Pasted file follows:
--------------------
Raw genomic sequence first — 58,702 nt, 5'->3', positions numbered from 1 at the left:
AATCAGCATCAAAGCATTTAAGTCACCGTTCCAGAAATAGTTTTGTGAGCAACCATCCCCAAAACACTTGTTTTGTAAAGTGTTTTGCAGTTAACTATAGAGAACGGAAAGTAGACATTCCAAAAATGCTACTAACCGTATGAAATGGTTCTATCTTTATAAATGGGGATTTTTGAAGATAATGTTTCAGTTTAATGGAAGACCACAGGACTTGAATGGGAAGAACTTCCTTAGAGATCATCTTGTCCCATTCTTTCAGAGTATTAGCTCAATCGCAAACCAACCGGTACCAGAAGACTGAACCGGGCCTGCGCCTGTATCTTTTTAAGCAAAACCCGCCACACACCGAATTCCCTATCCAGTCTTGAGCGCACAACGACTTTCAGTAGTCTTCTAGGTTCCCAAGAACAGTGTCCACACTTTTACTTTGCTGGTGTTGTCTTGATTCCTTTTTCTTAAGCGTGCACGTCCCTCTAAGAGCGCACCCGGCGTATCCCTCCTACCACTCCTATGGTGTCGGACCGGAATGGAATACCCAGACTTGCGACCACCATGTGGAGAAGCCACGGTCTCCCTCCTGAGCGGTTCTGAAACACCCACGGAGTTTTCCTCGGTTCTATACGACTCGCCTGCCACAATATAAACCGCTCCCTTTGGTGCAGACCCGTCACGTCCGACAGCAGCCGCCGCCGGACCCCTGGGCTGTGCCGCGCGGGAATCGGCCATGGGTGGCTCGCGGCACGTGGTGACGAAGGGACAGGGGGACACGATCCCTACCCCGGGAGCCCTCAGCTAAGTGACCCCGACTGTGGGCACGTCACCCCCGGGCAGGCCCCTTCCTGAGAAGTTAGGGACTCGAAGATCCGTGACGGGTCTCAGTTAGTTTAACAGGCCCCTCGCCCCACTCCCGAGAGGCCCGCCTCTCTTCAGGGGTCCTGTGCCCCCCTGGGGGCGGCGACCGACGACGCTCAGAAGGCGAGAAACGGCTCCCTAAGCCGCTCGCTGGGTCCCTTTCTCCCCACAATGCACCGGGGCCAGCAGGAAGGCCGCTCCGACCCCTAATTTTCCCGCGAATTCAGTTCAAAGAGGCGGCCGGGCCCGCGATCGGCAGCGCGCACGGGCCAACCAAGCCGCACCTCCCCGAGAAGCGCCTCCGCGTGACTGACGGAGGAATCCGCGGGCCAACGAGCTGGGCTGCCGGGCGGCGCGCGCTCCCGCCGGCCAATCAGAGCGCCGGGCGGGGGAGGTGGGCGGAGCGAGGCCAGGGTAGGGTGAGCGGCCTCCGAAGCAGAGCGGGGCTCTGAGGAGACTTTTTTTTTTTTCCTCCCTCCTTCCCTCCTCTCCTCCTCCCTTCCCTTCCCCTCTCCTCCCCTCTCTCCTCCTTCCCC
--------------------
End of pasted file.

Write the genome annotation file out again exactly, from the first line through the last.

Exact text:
Raw genomic sequence first — 58,702 nt, 5'->3', positions numbered from 1 at the left:
AATCAGCATCAAAGCATTTAAGTCACCGTTCCAGAAATAGTTTTGTGAGCAACCATCCCCAAAACACTTGTTTTGTAAAGTGTTTTGCAGTTAACTATAGAGAACGGAAAGTAGACATTCCAAAAATGCTACTAACCGTATGAAATGGTTCTATCTTTATAAATGGGGATTTTTGAAGATAATGTTTCAGTTTAATGGAAGACCACAGGACTTGAATGGGAAGAACTTCCTTAGAGATCATCTTGTCCCATTCTTTCAGAGTATTAGCTCAATCGCAAACCAACCGGTACCAGAAGACTGAACCGGGCCTGCGCCTGTATCTTTTTAAGCAAAACCCGCCACACACCGAATTCCCTATCCAGTCTTGAGCGCACAACGACTTTCAGTAGTCTTCTAGGTTCCCAAGAACAGTGTCCACACTTTTACTTTGCTGGTGTTGTCTTGATTCCTTTTTCTTAAGCGTGCACGTCCCTCTAAGAGCGCACCCGGCGTATCCCTCCTACCACTCCTATGGTGTCGGACCGGAATGGAATACCCAGACTTGCGACCACCATGTGGAGAAGCCACGGTCTCCCTCCTGAGCGGTTCTGAAACACCCACGGAGTTTTCCTCGGTTCTATACGACTCGCCTGCCACAATATAAACCGCTCCCTTTGGTGCAGACCCGTCACGTCCGACAGCAGCCGCCGCCGGACCCCTGGGCTGTGCCGCGCGGGAATCGGCCATGGGTGGCTCGCGGCACGTGGTGACGAAGGGACAGGGGGACACGATCCCTACCCCGGGAGCCCTCAGCTAAGTGACCCCGACTGTGGGCACGTCACCCCCGGGCAGGCCCCTTCCTGAGAAGTTAGGGACTCGAAGATCCGTGACGGGTCTCAGTTAGTTTAACAGGCCCCTCGCCCCACTCCCGAGAGGCCCGCCTCTCTTCAGGGGTCCTGTGCCCCCCTGGGGGCGGCGACCGACGACGCTCAGAAGGCGAGAAACGGCTCCCTAAGCCGCTCGCTGGGTCCCTTTCTCCCCACAATGCACCGGGGCCAGCAGGAAGGCCGCTCCGACCCCTAATTTTCCCGCGAATTCAGTTCAAAGAGGCGGCCGGGCCCGCGATCGGCAGCGCGCACGGGCCAACCAAGCCGCACCTCCCCGAGAAGCGCCTCCGCGTGACTGACGGAGGAATCCGCGGGCCAACGAGCTGGGCTGCCGGGCGGCGCGCGCTCCCGCCGGCCAATCAGAGCGCCGGGCGGGGGAGGTGGGCGGAGCGAGGCCAGGGTAGGGTGAGCGGCCTCCGAAGCAGAGCGGGGCTCTGAGGAGACTTTTTTTTTTTTCCTCCCTCCTTCCCTCCTCTCCTCCTCCCTTCCCTTCCCCTCTCCTCCCCTCTCTCCTCCTTCCCC